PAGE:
alexa Spinal infections in children: a review
Clinical Research

Clinical Research

Journal of Clinical Case Reports

Author(s): Patricia M de Moraes Barros F, Robert Meves, Helder Henzo Yamada

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Spondylodiscitis affects children aged between two and eight years, and mainly involves the lumbar or lumbosacral spine. Diagnosis is difficult because the symptoms are not very specific and due to the children’s difficulty in communicating. Unlike adults, children have vascularised intervertebral discs, which explains the higher incidence of this disease in this age group. C-reactive protein, and blood and urine cultures are important laboratory tests. In most cases, fine needle or traditional biopsy helps identify the pathogen particularly in patients who do not respond to the antibiotic therapy test. Magnetic resonance imaging has high sensitivity and specificity in the investigation of pyogenic infection of the spine, particularly in the early stages, when these changes are not shown in other imaging tests. X-rays can take up to six weeks to show changes. The first radiographic sign of infection is the irregularity of the vertebral endplates in the infection area, followed by their erosion and that of the adjacent bone, decreased disc space, segmental collapse, loss of lordosis (in cases of low back involvement) and ultimately, permanent structural deformity. After eight to twelve weeks, local regeneration occurs, accompanied by bone sclerosis arising from the formation of new trabecular bone, replacing the necrotic cancellous bone. Effective treatment often leads to bone fusion of the affected disc space. However, when no therapy is adopted, total vertebral collapse can occur. The treatment involves immobilisation, antibiotic therapy, and surgical decompression in more advanced cases.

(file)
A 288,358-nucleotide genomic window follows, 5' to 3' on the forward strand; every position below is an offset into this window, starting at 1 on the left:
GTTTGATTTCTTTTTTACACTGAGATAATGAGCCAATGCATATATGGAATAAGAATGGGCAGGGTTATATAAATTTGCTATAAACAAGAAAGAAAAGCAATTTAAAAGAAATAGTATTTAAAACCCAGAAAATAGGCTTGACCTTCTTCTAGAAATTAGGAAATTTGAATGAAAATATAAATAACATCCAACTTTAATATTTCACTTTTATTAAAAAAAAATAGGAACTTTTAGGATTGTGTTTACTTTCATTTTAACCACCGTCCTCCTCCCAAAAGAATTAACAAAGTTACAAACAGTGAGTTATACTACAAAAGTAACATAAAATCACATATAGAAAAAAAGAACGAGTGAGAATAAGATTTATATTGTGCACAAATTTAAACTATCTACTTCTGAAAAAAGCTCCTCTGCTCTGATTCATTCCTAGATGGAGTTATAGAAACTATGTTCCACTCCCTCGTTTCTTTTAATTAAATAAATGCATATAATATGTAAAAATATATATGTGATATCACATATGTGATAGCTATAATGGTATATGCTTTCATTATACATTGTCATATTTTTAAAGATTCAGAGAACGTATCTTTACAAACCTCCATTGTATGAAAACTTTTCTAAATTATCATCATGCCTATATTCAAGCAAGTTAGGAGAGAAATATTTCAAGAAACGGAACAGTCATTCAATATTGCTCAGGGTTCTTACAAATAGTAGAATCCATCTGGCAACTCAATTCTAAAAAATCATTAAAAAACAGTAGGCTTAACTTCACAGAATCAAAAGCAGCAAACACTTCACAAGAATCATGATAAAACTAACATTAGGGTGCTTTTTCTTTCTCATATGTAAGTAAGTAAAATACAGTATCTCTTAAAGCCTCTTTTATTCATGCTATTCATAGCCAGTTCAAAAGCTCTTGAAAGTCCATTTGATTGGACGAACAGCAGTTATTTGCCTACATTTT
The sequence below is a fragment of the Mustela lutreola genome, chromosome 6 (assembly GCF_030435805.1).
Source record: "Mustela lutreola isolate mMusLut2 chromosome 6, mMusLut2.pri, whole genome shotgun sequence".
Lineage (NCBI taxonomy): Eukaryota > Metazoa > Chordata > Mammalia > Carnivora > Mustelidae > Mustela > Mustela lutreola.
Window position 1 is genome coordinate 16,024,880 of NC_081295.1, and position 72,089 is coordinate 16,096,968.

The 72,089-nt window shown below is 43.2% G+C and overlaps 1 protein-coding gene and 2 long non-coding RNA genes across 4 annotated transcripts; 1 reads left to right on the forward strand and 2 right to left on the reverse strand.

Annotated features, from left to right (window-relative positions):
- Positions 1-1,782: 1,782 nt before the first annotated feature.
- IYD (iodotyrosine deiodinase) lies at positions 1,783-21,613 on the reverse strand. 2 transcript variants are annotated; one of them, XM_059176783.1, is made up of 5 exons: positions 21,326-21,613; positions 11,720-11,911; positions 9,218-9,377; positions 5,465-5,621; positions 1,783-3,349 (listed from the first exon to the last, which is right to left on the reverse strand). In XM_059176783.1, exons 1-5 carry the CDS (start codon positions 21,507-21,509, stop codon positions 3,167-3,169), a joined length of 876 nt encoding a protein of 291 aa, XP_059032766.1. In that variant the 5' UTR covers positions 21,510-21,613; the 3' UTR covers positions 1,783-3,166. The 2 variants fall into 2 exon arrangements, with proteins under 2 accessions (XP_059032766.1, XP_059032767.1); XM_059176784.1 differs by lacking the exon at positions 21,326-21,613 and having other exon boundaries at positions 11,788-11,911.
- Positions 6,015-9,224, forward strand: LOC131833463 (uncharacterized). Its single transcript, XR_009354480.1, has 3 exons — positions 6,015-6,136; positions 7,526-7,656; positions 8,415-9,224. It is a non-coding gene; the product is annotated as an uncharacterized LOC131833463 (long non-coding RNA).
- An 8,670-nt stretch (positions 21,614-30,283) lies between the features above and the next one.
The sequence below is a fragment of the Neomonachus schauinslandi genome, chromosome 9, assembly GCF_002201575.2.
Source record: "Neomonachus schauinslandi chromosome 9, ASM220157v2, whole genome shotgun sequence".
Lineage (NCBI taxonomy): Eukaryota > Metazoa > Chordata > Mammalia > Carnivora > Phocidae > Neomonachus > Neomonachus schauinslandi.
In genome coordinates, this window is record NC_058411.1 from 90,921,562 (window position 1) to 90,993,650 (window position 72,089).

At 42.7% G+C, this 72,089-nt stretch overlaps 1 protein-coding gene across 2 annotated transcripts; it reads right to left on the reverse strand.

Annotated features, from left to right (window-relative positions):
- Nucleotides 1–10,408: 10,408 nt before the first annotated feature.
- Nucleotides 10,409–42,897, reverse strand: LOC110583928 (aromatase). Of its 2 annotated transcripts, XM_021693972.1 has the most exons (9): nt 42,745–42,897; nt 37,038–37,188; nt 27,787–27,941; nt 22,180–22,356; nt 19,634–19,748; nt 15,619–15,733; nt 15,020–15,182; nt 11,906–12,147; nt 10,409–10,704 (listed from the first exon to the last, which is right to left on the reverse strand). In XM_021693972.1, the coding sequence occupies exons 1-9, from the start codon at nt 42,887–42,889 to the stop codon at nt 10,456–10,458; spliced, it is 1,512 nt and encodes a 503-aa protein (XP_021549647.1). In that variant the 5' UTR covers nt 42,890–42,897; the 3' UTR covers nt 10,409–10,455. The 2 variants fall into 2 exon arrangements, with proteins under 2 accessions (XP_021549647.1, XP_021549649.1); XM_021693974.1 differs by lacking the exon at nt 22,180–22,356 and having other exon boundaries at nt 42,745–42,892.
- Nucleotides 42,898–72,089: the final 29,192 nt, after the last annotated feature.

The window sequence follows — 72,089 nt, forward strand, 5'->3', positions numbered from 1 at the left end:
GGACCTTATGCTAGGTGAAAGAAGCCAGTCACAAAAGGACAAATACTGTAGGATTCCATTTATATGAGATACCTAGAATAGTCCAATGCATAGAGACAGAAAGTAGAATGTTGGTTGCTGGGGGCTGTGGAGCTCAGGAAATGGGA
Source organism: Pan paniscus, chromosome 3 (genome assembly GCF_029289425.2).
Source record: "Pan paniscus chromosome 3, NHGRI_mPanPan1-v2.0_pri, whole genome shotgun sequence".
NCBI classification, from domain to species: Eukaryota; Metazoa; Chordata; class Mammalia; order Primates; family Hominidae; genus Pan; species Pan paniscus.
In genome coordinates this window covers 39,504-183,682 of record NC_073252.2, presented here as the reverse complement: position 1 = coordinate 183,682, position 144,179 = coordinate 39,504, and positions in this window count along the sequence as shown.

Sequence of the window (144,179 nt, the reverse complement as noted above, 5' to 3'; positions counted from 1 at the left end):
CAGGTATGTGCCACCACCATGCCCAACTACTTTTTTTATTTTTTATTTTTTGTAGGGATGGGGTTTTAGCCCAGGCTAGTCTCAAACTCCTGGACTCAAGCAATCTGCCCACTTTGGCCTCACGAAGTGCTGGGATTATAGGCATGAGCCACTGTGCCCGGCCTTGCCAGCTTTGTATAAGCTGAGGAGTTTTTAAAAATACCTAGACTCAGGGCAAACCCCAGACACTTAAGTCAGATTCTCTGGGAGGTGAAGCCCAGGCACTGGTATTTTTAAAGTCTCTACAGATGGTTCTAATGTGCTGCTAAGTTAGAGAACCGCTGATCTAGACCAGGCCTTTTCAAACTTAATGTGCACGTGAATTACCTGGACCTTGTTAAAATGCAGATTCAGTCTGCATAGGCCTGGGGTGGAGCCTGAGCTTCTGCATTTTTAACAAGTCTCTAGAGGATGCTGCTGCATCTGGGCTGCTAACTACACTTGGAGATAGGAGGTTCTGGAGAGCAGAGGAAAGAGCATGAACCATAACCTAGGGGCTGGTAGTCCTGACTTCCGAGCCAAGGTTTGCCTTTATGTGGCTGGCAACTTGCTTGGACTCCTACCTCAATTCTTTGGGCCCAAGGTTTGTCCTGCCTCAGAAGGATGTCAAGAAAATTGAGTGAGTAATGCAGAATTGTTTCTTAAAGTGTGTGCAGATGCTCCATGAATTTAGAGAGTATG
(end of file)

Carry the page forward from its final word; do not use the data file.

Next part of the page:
This article was published in Spinal infections in children: a review and referenced in Journal of Clinical Case Reports

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